- About WIP
- Participating Entities
- Animas-La Plata Water Conservancy District
- City of Durango Utility Commission
- Colorado Water Resources and Power Development Authority
- Empire Electric Association
- Florida Water Conservancy District
- Harris Water Engineering
- High Desert Conservation District
- Dolores Water Conservancy District
- La Plata Archuleta Water District
- La Plata Electric Association
- La Plata Water Conservancy District
- La Plata West Water Authority
- Mancos Conservation District
- Mancos Water Conservancy District
- Montezuma Valley Irrigation Company
- Pagosa Area Water and Sanitation District (PAWSD)
- Pine River Irrigation District
- San Juan Water Conservancy District
- Southwestern Water Conservation District
- Town of Silverton
- Town of Telluride
- Regional Water Projects
- Animas-La Plata Project (Lake Nighthorse)
- Animas River Stakeholders
- Cloud Seeding Program
- Dolores Project (McPhee Reservoir)
- Dry Gulch Reservoir (Pending)
- Florida Project (Lemon Reservoir)
- Mancos Project (Jackson Gulch Reservoir)
- Long Hollow Reservoir
- Pine River Project (Vallecito Reservoir)
- Rio Blanco Restoration Project
- River Protection Work Group
- Water Information
- Contact WIP
The city of Aspen’s program that aims to keep pollutants out of the Roaring Fork River is facing a long-term structural deficit that will require officials to either reduce the effort’s scope or find new funding sources.
While most water plans have a dominant component, dependence on a single strategy is risky. Climate change, population growth, and other 21st-century challenges can adversely impact regions with few water options. Rather, we should think in terms of a water portfolio.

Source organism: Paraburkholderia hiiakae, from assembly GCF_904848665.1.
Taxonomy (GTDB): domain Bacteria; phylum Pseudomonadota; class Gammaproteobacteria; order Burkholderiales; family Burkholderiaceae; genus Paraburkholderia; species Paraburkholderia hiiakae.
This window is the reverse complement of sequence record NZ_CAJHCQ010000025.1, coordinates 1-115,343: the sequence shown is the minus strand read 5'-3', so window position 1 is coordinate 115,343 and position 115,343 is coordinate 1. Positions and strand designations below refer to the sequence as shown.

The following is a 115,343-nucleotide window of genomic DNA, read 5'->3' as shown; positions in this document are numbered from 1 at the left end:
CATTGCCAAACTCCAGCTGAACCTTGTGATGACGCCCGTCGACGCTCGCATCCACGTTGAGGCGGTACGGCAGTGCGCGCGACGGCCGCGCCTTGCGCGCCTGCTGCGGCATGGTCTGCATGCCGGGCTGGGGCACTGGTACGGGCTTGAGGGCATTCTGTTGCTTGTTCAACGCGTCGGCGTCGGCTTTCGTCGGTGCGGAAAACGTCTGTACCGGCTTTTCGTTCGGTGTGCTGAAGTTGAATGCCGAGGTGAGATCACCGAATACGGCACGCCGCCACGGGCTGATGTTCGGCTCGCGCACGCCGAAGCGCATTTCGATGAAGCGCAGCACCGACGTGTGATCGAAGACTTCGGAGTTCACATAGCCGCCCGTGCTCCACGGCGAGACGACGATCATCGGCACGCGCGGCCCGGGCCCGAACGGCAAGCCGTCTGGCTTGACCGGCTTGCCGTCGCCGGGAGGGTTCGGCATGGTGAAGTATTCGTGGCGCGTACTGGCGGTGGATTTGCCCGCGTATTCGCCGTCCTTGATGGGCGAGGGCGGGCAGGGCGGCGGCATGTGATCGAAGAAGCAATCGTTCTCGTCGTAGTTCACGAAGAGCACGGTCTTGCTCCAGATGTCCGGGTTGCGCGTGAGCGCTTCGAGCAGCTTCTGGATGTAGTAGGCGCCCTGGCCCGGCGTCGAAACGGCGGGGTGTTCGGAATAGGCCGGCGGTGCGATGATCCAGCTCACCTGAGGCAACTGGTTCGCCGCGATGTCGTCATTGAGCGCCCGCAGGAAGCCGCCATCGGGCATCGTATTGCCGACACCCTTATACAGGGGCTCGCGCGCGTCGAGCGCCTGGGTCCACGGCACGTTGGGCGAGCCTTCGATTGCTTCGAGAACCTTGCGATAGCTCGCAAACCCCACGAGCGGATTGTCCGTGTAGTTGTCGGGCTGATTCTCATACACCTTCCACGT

The EPA has released its agenda for 2014, and water policy figures prominently on the list. "Despite considerable progress, America's waters remain imperiled. Water quality protection programs face complex challenges, from nutrient loadings and stormwater runoff to invasive species and drinking water contaminants.
A federal judge has ruled that the Environmental Protect Agency overstepped its authority when it determined that water itself is a pollutant and could not be allowed into various streams. “Stormwater runoff is not a pollutant, so EPA is not authorized to regulate it…,” wrote the judge, Liam O’Grady.
It is one of the Southland's enduring contradictions. The region that laid pipe across hundreds of miles and tunneled through mountains to import water also built an extensive storm drain system to get rid of rainfall as quickly as possible.
The city has struggled for decades with what to do with thousands of gallons of potentiality toxic stormwater that streams off Durango's northeast quadrant. Stormwater generally is full of pollutants, including metals, solids and oil and gasoline from the roads.
Submitted by admin on October 23, 2009 - 10:11am
01/08/2010 1:00 pm
01/08/2010 5:00 pm
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The Environmental Protection Agency said on Thursday that it would overhaul enforcement of the Clean Water Act, as lawmakers sharply criticized the agency’s decade-long lapses in punishing polluters. At a daylong hearing before the House Committee on Transportation and Infrastructure, the E.P.A.
Pueblo is completing its own hydrology report on Wild Horse Dry Creek that shows significantly lower floods during a 100-year flood than earlier federal estimates.
The Durango Planning Commission approved amendments Monday night that will make the city's storm-water regulations more consistent with the state's regulations with a 4-1 vote.